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Simcoe County addresses food security issues

Study finds lack of nutritious food makes for sick society
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The circle of poverty is intertwined with the quality of food some folks may access in our community. A task force here in Simcoe County is doing what it can to address the problem.

Research is being conducted to advise a collaborative county-wide framework to alleviate food insecurity, and Doriano Calvano, who heads the Social Policy and Planning arm of the county’s Children and Community Services Department, says the committee has drawn clear links between household income and food quality.

“Food insecurity occurs when food quality and/or quantity are compromised at the household level, most often due to limited financial resources. The Food Security Framework (intends to) deliver a strategic plan to allow residents of Simcoe County, at all times, to have physical, social and economic access to sufficient, safe and nutritious food.”

Calvano also says food banks, for all the valuable service they provide, only treat a symptom of food insecurity, adding that some longer-term is needed.

“The Framework will be a blueprint for furthering awareness, coordination and development of approaches designed to enhance food security for residents in Simcoe County. Next steps to help alleviate food insecurity include identifying community food security challenges and gaps, coordinating effective programs and evaluating the concept of a Local Food Council.”

Poverty is always a hot issue as elections draw near, including the one due for early June in Ontario. Calvano insists the Framework plans to engage advocacy and development at the provincial and local levels, politically.

“A number of key initiatives have been implemented across Simcoe County, including Living Wage… (namely), the hourly wage worker(s) need to earn to cover their basic expenses and participate in their community. These basic expenses include shelter, clothing, transportation and nutritious food.”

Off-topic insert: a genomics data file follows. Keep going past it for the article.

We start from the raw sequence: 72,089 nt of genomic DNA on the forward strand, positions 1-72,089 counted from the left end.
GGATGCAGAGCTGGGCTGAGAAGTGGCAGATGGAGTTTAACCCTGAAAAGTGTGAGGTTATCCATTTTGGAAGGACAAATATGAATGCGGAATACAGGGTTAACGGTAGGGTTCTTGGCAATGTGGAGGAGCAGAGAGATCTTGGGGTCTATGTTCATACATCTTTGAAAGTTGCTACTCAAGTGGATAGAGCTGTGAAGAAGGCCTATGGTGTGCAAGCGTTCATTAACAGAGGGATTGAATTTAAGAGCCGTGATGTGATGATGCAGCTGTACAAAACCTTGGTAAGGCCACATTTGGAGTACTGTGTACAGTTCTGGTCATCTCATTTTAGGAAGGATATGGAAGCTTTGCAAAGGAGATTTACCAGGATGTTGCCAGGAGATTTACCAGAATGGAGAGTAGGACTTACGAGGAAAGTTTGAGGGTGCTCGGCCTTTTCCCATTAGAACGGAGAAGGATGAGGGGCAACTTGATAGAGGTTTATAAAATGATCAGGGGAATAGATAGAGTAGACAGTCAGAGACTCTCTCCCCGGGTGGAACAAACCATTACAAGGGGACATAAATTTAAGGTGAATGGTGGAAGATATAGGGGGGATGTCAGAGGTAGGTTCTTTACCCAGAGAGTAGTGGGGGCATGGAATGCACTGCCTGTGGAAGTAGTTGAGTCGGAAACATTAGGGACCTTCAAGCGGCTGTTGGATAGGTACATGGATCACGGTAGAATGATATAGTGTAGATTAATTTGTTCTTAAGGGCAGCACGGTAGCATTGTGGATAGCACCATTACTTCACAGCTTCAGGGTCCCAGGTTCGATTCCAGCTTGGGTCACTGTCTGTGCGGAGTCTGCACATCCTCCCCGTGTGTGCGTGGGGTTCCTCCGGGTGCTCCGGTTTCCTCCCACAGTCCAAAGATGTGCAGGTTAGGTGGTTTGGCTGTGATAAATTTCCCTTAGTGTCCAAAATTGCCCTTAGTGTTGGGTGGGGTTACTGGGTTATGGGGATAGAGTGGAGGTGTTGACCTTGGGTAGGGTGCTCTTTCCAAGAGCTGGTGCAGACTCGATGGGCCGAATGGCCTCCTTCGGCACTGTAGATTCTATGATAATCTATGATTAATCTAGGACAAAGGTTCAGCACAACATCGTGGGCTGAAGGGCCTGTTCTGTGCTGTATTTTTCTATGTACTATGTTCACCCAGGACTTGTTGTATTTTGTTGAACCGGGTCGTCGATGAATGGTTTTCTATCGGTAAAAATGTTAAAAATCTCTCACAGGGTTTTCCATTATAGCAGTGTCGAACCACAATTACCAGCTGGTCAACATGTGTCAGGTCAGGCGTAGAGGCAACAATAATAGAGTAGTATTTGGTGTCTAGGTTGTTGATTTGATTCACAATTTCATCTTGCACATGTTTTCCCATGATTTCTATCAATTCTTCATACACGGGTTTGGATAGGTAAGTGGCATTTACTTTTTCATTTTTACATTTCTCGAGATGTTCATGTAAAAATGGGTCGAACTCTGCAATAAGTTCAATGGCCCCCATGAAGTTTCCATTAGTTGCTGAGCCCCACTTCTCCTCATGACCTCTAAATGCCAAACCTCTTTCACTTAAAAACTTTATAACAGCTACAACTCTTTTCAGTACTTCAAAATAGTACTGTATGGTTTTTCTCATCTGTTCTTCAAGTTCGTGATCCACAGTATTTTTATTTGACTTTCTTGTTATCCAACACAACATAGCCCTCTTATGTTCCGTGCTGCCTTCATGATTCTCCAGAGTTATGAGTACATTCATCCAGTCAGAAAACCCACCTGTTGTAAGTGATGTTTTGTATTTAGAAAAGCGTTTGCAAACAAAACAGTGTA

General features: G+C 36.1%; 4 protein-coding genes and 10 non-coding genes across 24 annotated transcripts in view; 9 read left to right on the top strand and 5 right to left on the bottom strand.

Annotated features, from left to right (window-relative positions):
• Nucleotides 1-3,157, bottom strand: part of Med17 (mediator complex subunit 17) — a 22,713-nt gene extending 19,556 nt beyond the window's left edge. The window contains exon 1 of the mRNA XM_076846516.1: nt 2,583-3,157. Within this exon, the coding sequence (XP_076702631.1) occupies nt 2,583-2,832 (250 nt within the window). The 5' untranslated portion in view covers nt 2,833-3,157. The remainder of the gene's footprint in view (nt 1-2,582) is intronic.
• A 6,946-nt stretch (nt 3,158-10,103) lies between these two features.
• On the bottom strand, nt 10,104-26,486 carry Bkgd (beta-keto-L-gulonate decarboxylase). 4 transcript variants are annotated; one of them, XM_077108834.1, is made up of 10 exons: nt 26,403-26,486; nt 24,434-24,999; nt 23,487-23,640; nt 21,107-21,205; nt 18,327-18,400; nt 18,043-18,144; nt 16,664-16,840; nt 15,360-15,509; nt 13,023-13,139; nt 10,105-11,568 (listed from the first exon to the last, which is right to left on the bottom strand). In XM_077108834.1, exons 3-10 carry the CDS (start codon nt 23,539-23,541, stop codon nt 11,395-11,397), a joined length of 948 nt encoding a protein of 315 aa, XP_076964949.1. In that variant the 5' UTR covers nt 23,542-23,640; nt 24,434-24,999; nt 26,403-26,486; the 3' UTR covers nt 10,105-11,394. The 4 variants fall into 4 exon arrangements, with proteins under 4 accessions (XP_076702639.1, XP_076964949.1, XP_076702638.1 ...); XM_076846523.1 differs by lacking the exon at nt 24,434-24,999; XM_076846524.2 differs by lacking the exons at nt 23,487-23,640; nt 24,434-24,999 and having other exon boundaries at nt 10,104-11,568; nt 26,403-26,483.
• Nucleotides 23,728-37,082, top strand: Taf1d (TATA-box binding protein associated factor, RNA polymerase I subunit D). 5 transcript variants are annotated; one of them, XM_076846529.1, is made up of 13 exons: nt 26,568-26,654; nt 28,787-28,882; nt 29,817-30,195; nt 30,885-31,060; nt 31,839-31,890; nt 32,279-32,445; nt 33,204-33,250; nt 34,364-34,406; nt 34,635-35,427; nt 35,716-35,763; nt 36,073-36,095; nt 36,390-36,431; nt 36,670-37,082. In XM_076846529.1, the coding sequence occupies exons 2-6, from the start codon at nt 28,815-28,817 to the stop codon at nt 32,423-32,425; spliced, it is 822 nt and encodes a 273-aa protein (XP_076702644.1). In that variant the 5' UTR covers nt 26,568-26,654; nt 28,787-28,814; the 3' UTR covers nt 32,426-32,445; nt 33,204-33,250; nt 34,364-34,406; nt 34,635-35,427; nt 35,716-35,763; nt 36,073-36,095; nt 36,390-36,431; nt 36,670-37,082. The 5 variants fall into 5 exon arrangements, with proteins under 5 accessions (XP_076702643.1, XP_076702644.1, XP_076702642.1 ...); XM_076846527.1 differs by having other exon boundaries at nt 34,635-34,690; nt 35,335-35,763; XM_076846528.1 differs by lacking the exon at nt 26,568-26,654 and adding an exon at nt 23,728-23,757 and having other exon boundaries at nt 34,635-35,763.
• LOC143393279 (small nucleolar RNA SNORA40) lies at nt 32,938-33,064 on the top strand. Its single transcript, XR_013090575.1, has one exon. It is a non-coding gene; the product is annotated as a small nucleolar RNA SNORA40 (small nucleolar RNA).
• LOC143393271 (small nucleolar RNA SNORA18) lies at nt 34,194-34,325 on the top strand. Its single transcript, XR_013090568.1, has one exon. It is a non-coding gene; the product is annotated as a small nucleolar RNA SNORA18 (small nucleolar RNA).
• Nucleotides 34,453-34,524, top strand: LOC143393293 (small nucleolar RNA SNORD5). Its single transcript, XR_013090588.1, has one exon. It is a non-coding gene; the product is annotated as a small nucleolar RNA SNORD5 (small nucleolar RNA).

According to the Canadian Community Health Survey (CCHS), from 2007-2014, about 12 per cent of Simcoe-Muskoka households reported a level of food insecurity at least once in the past 12 months, a percentage similar to the proportion of residents across the province.

Food insecurity captures concepts like “worry about running out of food and/or limit(ed) food selection because of lack of money for food.”

No real surprise: CCHS said food insecurity is highest among one-parent families, with 24 per cent reporting marginal, moderate or severe food insecurity during the survey period from 2007 to 2014.

The CCHS study also reinforced that a nutritious diet contributes to overall health, promotes optimal growth and development and helps to reduce the risk of many chronic diseases. Children living in food insecure households experience poorer physical and mental health, and youth are at increased risk of depression, social anxiety and suicide.

Based on average apartment rents, a family of four with median income after-tax living in our area would need to spend 25 per cent (Muskoka) or 28 per cent (Simcoe County) of their monthly income after-tax on food and rent combined.

Calvano concludes that county council has thrown its support behind efforts to address the problems of food insecurity, poverty and homelessness, and aims to put forward a plan to solve the problems within a matter of weeks.

“As part of this Framework, five Focus Groups will be held throughout Simcoe County to engage community organizations and advocates. The results will help shape the Framework’s strategic plan. The Advisory Committee, comprised of agricultural, food, business, education, social and community partners, will continue to contribute expertise and experience and collaborate in the completion of the Food Security Framework.

“The final development of the Food Security Framework is projected for the summer of 2018.”

To learn more about the problem of poverty and food insecurity, and how you can get involved in the solution, click here.